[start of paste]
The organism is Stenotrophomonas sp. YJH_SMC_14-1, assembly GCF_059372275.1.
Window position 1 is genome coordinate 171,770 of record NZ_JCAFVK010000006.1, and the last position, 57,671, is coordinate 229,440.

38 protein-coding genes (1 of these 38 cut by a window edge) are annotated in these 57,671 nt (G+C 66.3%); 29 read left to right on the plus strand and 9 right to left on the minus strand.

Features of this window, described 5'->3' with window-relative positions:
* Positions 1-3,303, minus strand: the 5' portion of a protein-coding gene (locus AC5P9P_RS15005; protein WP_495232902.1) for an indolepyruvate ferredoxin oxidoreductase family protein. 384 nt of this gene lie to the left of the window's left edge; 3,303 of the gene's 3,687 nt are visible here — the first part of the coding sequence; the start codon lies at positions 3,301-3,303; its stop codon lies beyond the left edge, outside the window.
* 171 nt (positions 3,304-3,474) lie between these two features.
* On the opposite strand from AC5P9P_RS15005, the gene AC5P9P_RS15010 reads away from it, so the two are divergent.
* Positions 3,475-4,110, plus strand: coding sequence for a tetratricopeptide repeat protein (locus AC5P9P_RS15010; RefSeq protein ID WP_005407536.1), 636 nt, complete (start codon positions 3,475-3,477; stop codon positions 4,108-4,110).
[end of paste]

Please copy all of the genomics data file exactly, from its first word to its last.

The organism is Stenotrophomonas sp. YJH_SMC_14-1, assembly GCF_059372275.1.
Window position 1 is genome coordinate 171,770 of record NZ_JCAFVK010000006.1, and the last position, 57,671, is coordinate 229,440.

38 protein-coding genes (1 of these 38 cut by a window edge) are annotated in these 57,671 nt (G+C 66.3%); 29 read left to right on the plus strand and 9 right to left on the minus strand.

Features of this window, described 5'->3' with window-relative positions:
* Positions 1-3,303, minus strand: the 5' portion of a protein-coding gene (locus AC5P9P_RS15005; protein WP_495232902.1) for an indolepyruvate ferredoxin oxidoreductase family protein. 384 nt of this gene lie to the left of the window's left edge; 3,303 of the gene's 3,687 nt are visible here — the first part of the coding sequence; the start codon lies at positions 3,301-3,303; its stop codon lies beyond the left edge, outside the window.
* 171 nt (positions 3,304-3,474) lie between these two features.
* On the opposite strand from AC5P9P_RS15005, the gene AC5P9P_RS15010 reads away from it, so the two are divergent.
* Positions 3,475-4,110, plus strand: coding sequence for a tetratricopeptide repeat protein (locus AC5P9P_RS15010; RefSeq protein ID WP_005407536.1), 636 nt, complete (start codon positions 3,475-3,477; stop codon positions 4,108-4,110).